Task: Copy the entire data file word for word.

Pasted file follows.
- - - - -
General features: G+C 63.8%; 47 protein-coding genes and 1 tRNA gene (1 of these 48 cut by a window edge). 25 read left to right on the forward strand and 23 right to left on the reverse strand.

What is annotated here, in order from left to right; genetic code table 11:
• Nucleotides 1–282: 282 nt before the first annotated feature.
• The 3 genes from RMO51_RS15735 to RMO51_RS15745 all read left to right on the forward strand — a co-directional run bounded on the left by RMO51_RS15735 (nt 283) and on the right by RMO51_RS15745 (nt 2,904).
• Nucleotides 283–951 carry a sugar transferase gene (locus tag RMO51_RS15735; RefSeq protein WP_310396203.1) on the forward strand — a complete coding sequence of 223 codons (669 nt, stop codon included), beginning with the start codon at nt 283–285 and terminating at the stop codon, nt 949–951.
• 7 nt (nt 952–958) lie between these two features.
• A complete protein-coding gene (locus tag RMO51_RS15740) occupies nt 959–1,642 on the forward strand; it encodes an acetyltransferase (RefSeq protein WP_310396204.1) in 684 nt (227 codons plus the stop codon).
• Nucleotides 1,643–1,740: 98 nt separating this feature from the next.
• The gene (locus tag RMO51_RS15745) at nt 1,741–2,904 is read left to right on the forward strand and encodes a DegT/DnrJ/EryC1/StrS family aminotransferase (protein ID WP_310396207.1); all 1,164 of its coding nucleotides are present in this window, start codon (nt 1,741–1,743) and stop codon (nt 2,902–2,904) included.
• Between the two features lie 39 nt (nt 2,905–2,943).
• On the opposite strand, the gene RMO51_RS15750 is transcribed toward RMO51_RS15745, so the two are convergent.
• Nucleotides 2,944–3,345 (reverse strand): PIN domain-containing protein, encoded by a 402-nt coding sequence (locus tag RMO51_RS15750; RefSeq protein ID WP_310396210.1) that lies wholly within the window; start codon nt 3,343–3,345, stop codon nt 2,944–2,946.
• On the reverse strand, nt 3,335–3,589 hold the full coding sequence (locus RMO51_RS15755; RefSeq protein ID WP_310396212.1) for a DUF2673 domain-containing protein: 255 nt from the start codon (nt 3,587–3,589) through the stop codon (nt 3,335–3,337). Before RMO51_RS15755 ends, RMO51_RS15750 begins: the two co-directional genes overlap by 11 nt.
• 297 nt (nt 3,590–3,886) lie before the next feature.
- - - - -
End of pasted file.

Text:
General features: G+C 63.8%; 47 protein-coding genes and 1 tRNA gene (1 of these 48 cut by a window edge). 25 read left to right on the forward strand and 23 right to left on the reverse strand.

What is annotated here, in order from left to right; genetic code table 11:
• Nucleotides 1–282: 282 nt before the first annotated feature.
• The 3 genes from RMO51_RS15735 to RMO51_RS15745 all read left to right on the forward strand — a co-directional run bounded on the left by RMO51_RS15735 (nt 283) and on the right by RMO51_RS15745 (nt 2,904).
• Nucleotides 283–951 carry a sugar transferase gene (locus tag RMO51_RS15735; RefSeq protein WP_310396203.1) on the forward strand — a complete coding sequence of 223 codons (669 nt, stop codon included), beginning with the start codon at nt 283–285 and terminating at the stop codon, nt 949–951.
• 7 nt (nt 952–958) lie between these two features.
• A complete protein-coding gene (locus tag RMO51_RS15740) occupies nt 959–1,642 on the forward strand; it encodes an acetyltransferase (RefSeq protein WP_310396204.1) in 684 nt (227 codons plus the stop codon).
• Nucleotides 1,643–1,740: 98 nt separating this feature from the next.
• The gene (locus tag RMO51_RS15745) at nt 1,741–2,904 is read left to right on the forward strand and encodes a DegT/DnrJ/EryC1/StrS family aminotransferase (protein ID WP_310396207.1); all 1,164 of its coding nucleotides are present in this window, start codon (nt 1,741–1,743) and stop codon (nt 2,902–2,904) included.
• Between the two features lie 39 nt (nt 2,905–2,943).
• On the opposite strand, the gene RMO51_RS15750 is transcribed toward RMO51_RS15745, so the two are convergent.
• Nucleotides 2,944–3,345 (reverse strand): PIN domain-containing protein, encoded by a 402-nt coding sequence (locus tag RMO51_RS15750; RefSeq protein ID WP_310396210.1) that lies wholly within the window; start codon nt 3,343–3,345, stop codon nt 2,944–2,946.
• On the reverse strand, nt 3,335–3,589 hold the full coding sequence (locus RMO51_RS15755; RefSeq protein ID WP_310396212.1) for a DUF2673 domain-containing protein: 255 nt from the start codon (nt 3,587–3,589) through the stop codon (nt 3,335–3,337). Before RMO51_RS15755 ends, RMO51_RS15750 begins: the two co-directional genes overlap by 11 nt.
• 297 nt (nt 3,590–3,886) lie before the next feature.